Application of Plaster Casts

This video was originally produced by the US Army in 1968 as a training aid for their medical personnel. It has been reformatted for general medical education by the Brookside Associates.

In applying any cast, the basic materials are the same: webril or cotton bunting, plaster of Paris, a bucket or basin of tepid water, a water source (tap water), protective linen, gloves, a working surface, a cast saw, and seating surfaces for the patient and the corpsman. Some specific types of casts may require additional material. 

Short-Arm Cast – A short-arm cast extends from the metacarpal-phalangeal joints of the hand to just below the elbow joint. Depending on the location and type of fracture, the physician may order a specific position for the arm to be casted. Generally, the wrist is in a neutral (straight) position with the fingers slightly flexed in the position of function. 

Beginning at the wrist, apply three layers of webril. Then apply webril to the forearm and the hand, making sure that each layer overlaps the other by a third as shown in figure 5-4. Check for lumps or wrinkles and correct any by tearing the webril and smoothing.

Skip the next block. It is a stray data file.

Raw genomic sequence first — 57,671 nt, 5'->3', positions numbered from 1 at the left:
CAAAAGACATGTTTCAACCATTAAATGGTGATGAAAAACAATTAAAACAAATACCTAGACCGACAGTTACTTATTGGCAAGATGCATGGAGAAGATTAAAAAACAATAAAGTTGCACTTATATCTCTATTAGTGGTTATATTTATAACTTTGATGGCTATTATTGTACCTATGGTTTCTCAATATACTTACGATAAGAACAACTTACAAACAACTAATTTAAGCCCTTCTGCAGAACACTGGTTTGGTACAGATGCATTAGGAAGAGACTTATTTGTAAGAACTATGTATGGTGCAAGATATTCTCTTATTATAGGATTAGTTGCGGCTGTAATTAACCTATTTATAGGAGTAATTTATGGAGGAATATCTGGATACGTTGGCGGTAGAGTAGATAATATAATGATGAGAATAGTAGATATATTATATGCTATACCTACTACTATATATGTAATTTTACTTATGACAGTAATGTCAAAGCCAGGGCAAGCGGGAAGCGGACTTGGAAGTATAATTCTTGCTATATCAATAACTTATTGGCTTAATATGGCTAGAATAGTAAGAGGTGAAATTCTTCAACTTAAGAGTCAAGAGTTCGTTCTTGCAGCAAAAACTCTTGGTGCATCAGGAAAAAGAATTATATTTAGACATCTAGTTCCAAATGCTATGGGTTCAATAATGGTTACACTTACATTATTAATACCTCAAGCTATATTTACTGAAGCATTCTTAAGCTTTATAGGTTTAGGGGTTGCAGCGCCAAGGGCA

The plaster of Paris is then dipped into the water for approximately 5 seconds. Gently squeeze to remove excess water, but do not wring out. Beginning at the wrist (fig. 5-4C) wrap the plaster in a spiral motion overlapping each layer by one-third to one-half.

Smooth out the layers with a gentle palmar motion. When applying the plaster, make tucks by grasping the excess material and folding it under as if making a pleat. Successive layers cover and smooth over this fold. When the plaster is anchored on the wrist, cover the hand and the palmar surface before continuing up the arm (figs. 5-4D and 5-4E.

Repeat this process until the cast is thick enough to provide adequate support, generally 4 to 5 layers. The final step is to remove any rough edges and smooth the cast surface. The ends of the cast are turned back and covered with the final layer of plaster, and the plaster is set for approximately 15 minutes and then trimmed with a cast saw as needed.

From the Hospital Corpsman HM3 and 2 Manual

Education and Training